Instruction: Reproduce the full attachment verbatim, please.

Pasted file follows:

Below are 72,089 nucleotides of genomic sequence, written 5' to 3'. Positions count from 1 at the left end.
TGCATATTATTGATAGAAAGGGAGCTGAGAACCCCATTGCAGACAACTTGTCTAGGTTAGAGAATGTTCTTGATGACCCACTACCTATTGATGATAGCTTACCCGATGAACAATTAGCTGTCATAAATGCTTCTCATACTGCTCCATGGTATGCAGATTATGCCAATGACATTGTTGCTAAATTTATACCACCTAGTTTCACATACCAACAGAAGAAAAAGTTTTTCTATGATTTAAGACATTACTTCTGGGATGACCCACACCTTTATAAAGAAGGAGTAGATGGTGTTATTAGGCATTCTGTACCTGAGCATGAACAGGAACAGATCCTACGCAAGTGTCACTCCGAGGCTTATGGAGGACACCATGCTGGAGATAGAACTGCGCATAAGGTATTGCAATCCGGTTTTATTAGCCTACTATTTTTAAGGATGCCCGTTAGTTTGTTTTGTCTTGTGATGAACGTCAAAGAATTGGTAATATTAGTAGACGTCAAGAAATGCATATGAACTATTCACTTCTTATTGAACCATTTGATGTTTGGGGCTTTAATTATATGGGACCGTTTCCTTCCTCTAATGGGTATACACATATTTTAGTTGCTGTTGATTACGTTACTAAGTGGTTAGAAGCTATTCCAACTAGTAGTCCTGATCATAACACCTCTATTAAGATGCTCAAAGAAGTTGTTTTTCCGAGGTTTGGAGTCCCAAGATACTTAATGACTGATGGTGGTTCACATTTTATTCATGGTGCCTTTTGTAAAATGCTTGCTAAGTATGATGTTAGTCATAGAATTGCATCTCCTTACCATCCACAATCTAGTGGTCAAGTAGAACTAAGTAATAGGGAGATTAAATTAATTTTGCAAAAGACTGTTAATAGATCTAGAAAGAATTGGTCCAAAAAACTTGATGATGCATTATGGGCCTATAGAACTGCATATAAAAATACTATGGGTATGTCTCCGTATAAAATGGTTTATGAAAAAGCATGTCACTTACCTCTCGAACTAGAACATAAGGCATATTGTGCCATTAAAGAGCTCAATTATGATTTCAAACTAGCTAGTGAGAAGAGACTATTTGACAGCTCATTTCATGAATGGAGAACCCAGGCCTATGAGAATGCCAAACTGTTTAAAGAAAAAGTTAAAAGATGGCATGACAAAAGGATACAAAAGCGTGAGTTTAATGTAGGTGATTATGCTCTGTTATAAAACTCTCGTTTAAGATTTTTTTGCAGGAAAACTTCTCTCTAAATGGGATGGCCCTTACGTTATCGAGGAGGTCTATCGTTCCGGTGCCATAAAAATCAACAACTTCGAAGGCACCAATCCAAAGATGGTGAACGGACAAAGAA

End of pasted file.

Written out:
Below are 72,089 nucleotides of genomic sequence, written 5' to 3'. Positions count from 1 at the left end.
TGCATATTATTGATAGAAAGGGAGCTGAGAACCCCATTGCAGACAACTTGTCTAGGTTAGAGAATGTTCTTGATGACCCACTACCTATTGATGATAGCTTACCCGATGAACAATTAGCTGTCATAAATGCTTCTCATACTGCTCCATGGTATGCAGATTATGCCAATGACATTGTTGCTAAATTTATACCACCTAGTTTCACATACCAACAGAAGAAAAAGTTTTTCTATGATTTAAGACATTACTTCTGGGATGACCCACACCTTTATAAAGAAGGAGTAGATGGTGTTATTAGGCATTCTGTACCTGAGCATGAACAGGAACAGATCCTACGCAAGTGTCACTCCGAGGCTTATGGAGGACACCATGCTGGAGATAGAACTGCGCATAAGGTATTGCAATCCGGTTTTATTAGCCTACTATTTTTAAGGATGCCCGTTAGTTTGTTTTGTCTTGTGATGAACGTCAAAGAATTGGTAATATTAGTAGACGTCAAGAAATGCATATGAACTATTCACTTCTTATTGAACCATTTGATGTTTGGGGCTTTAATTATATGGGACCGTTTCCTTCCTCTAATGGGTATACACATATTTTAGTTGCTGTTGATTACGTTACTAAGTGGTTAGAAGCTATTCCAACTAGTAGTCCTGATCATAACACCTCTATTAAGATGCTCAAAGAAGTTGTTTTTCCGAGGTTTGGAGTCCCAAGATACTTAATGACTGATGGTGGTTCACATTTTATTCATGGTGCCTTTTGTAAAATGCTTGCTAAGTATGATGTTAGTCATAGAATTGCATCTCCTTACCATCCACAATCTAGTGGTCAAGTAGAACTAAGTAATAGGGAGATTAAATTAATTTTGCAAAAGACTGTTAATAGATCTAGAAAGAATTGGTCCAAAAAACTTGATGATGCATTATGGGCCTATAGAACTGCATATAAAAATACTATGGGTATGTCTCCGTATAAAATGGTTTATGAAAAAGCATGTCACTTACCTCTCGAACTAGAACATAAGGCATATTGTGCCATTAAAGAGCTCAATTATGATTTCAAACTAGCTAGTGAGAAGAGACTATTTGACAGCTCATTTCATGAATGGAGAACCCAGGCCTATGAGAATGCCAAACTGTTTAAAGAAAAAGTTAAAAGATGGCATGACAAAAGGATACAAAAGCGTGAGTTTAATGTAGGTGATTATGCTCTGTTATAAAACTCTCGTTTAAGATTTTTTTGCAGGAAAACTTCTCTCTAAATGGGATGGCCCTTACGTTATCGAGGAGGTCTATCGTTCCGGTGCCATAAAAATCAACAACTTCGAAGGCACCAATCCAAAGATGGTGAACGGACAAAGAA